söndag 2 november 2014

Studie visar engelsmännen hade bättre tänder & munhygien under Romarrikets epok än idag

Ruttnande civilisation? - En ny rapport publicerad i de engelska tandläkarnas journal, visar att britter hade bättre tänder & munhygien under Romarrikets ledning än de har idag 2014...
Forskare har undersökt 303 stycken kranier från 200-400-talet på "the Natural History Museum" och funnit att engelsmännens tänder och munhygien var bättre under Romarrikets era än idag...

Forskarna fann att endast 5% av dåtidens medborgare hade måttliga eller allvarliga problem med tänderna, jämfört med 15-20% i dagens England.... 

RT 2014-10-24
Research published in the British dental Journal on Friday found that Britons have worse oral health today than in Roman times, despite the work of dentists and the arrival of toothbrushes and toothpaste.

The eight page study looked at 303 skulls at the Natural History Museum, dating back from 200 to 400 AD and found that only 5 percent had signs of severe or moderate gum disease, known as periodontitis to dentists, compared to 15 to 20 percent of adults in Britain today.

Even the lead author of the study, Professor Francis Hughes, said the results were surprising.

“- We were very struck by the finding that severe gum disease appeared to be much less common in the Roman British population than in modern humans, despite the fact that they did not use toothbrushes or visit dentists as we do today,” said Hughes.

The skulls were dug up at a Roman burial ground in Poundbury, Dorset, although Hughes stressed that it has been found in human remains in various places round the world prior to this study.

“Gum disease has been found in our ancestors, including in mummified remains in Egypt, and was alluded to in writings by the Babylonians, Assyrians and Sumerians as well as the early Chinese,” he added.

Although many people live with mild gum disease these days, smoking and other medical conditions like diabetes can trigger chronic periodontitis, which in turn leads to tooth decay, and tooth loss.

The findings were backed up by the study’s co-author Theya Molleson, from the Natural History Museum.

“- This study shows a major deterioration in oral health between Roman times and modern England. 

By underlining the probable role of smoking, there is a real sign that the disease can be avoided. As smoking declines in the population we should see a decline in the prevalence of the disease,” she said.

But although the skulls showed a low rate of gum disease, half of them had signs of tooth decay, and many of them showed signs of other infections and abscesses.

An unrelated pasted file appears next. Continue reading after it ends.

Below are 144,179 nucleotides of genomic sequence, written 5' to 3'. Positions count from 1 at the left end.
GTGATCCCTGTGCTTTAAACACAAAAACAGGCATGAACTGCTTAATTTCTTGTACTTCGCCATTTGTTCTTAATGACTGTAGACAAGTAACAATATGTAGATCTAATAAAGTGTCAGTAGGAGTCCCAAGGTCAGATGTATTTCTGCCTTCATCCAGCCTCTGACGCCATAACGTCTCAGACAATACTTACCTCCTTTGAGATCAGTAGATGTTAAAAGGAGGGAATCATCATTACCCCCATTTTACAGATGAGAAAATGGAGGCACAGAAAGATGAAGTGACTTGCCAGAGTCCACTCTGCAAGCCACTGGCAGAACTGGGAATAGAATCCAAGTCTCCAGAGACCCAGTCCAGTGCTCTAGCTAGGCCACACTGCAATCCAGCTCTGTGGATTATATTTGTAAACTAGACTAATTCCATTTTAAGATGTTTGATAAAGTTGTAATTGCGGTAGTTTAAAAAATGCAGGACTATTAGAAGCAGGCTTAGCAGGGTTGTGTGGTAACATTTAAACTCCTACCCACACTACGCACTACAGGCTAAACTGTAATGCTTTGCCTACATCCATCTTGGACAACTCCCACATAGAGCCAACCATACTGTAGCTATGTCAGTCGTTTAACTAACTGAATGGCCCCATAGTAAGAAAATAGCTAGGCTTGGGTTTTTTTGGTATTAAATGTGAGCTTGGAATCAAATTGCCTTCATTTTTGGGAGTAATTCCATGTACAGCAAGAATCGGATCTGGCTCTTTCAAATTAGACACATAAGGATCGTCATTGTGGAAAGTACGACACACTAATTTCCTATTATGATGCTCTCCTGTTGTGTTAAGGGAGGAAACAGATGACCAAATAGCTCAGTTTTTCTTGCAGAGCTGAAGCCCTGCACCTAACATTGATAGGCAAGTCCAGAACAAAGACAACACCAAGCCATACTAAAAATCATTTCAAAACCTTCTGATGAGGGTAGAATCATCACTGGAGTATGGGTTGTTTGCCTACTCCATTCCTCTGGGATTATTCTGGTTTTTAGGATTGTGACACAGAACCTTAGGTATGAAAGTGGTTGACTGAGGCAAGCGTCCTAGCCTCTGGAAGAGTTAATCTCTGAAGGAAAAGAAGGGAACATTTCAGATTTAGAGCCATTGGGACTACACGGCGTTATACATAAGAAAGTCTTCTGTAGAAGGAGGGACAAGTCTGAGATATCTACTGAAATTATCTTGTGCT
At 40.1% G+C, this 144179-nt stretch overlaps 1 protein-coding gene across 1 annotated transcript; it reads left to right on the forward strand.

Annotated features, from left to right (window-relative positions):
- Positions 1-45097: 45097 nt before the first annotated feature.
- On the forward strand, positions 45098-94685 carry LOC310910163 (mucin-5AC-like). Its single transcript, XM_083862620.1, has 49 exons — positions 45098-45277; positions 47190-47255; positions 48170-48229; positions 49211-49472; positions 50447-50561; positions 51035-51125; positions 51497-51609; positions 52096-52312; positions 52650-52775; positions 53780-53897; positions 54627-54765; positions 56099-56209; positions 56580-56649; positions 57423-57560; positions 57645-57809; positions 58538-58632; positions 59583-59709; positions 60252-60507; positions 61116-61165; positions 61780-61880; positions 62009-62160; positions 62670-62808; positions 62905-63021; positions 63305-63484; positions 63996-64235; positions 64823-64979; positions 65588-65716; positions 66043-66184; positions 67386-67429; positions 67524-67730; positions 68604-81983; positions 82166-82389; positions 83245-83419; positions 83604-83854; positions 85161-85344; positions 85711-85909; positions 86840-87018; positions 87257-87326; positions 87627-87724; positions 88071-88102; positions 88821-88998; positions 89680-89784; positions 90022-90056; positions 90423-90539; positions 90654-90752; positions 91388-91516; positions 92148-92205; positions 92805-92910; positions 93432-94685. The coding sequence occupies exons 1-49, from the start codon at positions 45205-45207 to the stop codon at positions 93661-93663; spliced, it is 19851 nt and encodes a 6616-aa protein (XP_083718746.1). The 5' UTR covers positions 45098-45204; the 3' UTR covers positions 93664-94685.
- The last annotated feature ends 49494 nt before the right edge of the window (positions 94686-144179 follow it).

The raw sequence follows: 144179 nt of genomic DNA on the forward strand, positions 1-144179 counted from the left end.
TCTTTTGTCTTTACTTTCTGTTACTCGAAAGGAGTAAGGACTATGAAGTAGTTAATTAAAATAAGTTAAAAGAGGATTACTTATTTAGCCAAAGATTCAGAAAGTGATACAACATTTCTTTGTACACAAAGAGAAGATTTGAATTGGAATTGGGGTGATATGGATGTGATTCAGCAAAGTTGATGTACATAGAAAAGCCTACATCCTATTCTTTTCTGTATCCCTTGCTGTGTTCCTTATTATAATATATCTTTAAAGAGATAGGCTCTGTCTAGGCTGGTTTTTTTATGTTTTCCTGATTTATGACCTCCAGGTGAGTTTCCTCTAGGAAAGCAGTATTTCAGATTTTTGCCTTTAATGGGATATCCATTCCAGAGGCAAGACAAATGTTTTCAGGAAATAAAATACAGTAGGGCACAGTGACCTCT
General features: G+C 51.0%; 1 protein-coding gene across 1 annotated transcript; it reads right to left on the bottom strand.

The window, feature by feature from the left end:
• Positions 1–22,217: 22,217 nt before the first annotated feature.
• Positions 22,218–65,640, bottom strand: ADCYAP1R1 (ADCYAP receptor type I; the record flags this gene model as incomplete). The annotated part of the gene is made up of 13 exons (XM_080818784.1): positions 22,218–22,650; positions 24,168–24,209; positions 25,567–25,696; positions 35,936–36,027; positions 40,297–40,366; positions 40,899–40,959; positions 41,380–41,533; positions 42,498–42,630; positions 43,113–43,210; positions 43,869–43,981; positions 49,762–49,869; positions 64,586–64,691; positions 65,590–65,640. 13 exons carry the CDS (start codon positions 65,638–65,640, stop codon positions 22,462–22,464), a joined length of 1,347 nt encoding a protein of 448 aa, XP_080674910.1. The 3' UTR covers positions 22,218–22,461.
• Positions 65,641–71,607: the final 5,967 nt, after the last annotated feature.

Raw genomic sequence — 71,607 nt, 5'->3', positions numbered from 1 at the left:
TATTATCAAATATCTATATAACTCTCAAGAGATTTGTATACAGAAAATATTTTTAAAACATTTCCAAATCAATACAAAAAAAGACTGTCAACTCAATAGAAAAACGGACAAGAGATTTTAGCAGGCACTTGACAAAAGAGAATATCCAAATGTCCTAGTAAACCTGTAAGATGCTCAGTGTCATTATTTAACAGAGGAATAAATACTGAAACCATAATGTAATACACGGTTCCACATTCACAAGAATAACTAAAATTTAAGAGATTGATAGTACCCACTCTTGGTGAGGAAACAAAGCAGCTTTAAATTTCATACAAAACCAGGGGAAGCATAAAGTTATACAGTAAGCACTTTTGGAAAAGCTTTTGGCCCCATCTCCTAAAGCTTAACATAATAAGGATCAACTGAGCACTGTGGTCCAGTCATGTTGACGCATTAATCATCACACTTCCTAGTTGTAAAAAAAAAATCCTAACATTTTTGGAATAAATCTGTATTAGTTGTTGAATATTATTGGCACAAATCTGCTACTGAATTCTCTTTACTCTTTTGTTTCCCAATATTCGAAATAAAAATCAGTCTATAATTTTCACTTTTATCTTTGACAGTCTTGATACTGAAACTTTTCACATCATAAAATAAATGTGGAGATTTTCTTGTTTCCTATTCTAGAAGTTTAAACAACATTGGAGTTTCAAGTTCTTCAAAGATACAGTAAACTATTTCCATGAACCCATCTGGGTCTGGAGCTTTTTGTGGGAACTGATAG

Many of the teeth were also severely worn down from an early age, as the mainstay of diet in Roman times was meat, cereals and coarse grains.
 Studie visar engelsmännen hade bättre tänder & munhygien under Romarrikets epok än idag
'Journalism is printing what someone else does NOT want printed: - Everything else is public relations.'

1 kommentar:

  1. -One-Third of American Children Now Live in Poverty-

    2014-11-02 Source: All Gov.

    The wealthiest nation on earth has somehow allowed a third of its children to slip into poverty, according to the United Nations.

    Thirty-two percent of all U.S. children reside in households that have annual incomes below 60% of the national median income for 2008, or $31,000, UNICEF reported (pdf). In some states, the rate is even higher. New Mexico’s is 41.9%, the worst in the country.

    New Hampshire has the best rate, at 12.5%. Regionally, the South has the highest child poverty rates. In terms of population, more than 24 million American minors live in poverty.

    UNICEF chose 2008 to show how bad things have become in the U.S. since it was before the Great Recession. Since then, the percentage of American kids living in poverty increased by 2% while 18 other nations lowered their child poverty rates.

    “Extreme child poverty in the United States increased more during the Great Recession than it did in the recession of 1982, suggesting that, for the very poorest, the safety net affords less protection now than it did three decades ago,” the report says.

    The United States’ high rate of child poverty earned it a poor ranking by UNICEF, which listed it at 36th out of 41 wealthy nations. In contrast, top-ranked Norway’s rate is only 5.3%.
    -Noel Brinkerhoff [...]





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